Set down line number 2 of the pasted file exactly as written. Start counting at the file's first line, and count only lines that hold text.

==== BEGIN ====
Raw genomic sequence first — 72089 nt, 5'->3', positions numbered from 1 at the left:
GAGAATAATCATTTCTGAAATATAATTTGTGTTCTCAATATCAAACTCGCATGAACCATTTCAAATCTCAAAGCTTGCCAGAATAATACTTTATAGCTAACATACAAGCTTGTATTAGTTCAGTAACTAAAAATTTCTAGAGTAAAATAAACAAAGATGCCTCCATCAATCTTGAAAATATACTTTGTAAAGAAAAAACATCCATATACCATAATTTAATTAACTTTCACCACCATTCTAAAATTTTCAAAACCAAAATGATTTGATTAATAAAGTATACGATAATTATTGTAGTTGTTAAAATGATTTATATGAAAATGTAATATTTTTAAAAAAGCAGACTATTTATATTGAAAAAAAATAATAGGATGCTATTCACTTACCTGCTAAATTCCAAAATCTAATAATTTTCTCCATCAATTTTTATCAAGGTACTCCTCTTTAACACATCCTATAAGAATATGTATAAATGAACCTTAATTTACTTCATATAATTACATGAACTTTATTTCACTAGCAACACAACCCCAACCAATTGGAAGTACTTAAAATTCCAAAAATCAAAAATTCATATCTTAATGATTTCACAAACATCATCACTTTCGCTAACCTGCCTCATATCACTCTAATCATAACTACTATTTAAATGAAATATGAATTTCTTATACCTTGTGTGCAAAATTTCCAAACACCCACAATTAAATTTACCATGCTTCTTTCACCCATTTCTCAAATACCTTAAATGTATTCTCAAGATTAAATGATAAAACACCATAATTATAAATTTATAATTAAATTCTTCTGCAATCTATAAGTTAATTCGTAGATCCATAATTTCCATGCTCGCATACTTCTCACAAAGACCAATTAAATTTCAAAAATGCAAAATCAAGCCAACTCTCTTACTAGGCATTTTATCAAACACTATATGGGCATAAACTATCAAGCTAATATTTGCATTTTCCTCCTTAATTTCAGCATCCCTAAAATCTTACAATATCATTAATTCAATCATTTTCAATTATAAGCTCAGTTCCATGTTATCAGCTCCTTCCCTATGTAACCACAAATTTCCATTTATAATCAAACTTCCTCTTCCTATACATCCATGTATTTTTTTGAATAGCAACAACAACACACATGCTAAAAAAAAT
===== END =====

GAGAATAATCATTTCTGAAATATAATTTGTGTTCTCAATATCAAACTCGCATGAACCATTTCAAATCTCAAAGCTTGCCAGAATAATACTTTATAGCTAACATACAAGCTTGTATTAGTTCAGTAACTAAAAATTTCTAGAGTAAAATAAACAAAGATGCCTCCATCAATCTTGAAAATATACTTTGTAAAGAAAAAACATCCATATACCATAATTTAATTAACTTTCACCACCATTCTAAAATTTTCAAAACCAAAATGATTTGATTAATAAAGTATACGATAATTATTGTAGTTGTTAAAATGATTTATATGAAAATGTAATATTTTTAAAAAAGCAGACTATTTATATTGAAAAAAAATAATAGGATGCTATTCACTTACCTGCTAAATTCCAAAATCTAATAATTTTCTCCATCAATTTTTATCAAGGTACTCCTCTTTAACACATCCTATAAGAATATGTATAAATGAACCTTAATTTACTTCATATAATTACATGAACTTTATTTCACTAGCAACACAACCCCAACCAATTGGAAGTACTTAAAATTCCAAAAATCAAAAATTCATATCTTAATGATTTCACAAACATCATCACTTTCGCTAACCTGCCTCATATCACTCTAATCATAACTACTATTTAAATGAAATATGAATTTCTTATACCTTGTGTGCAAAATTTCCAAACACCCACAATTAAATTTACCATGCTTCTTTCACCCATTTCTCAAATACCTTAAATGTATTCTCAAGATTAAATGATAAAACACCATAATTATAAATTTATAATTAAATTCTTCTGCAATCTATAAGTTAATTCGTAGATCCATAATTTCCATGCTCGCATACTTCTCACAAAGACCAATTAAATTTCAAAAATGCAAAATCAAGCCAACTCTCTTACTAGGCATTTTATCAAACACTATATGGGCATAAACTATCAAGCTAATATTTGCATTTTCCTCCTTAATTTCAGCATCCCTAAAATCTTACAATATCATTAATTCAATCATTTTCAATTATAAGCTCAGTTCCATGTTATCAGCTCCTTCCCTATGTAACCACAAATTTCCATTTATAATCAAACTTCCTCTTCCTATACATCCATGTATTTTTTTGAATAGCAACAACAACACACATGCTAAAAAAAAT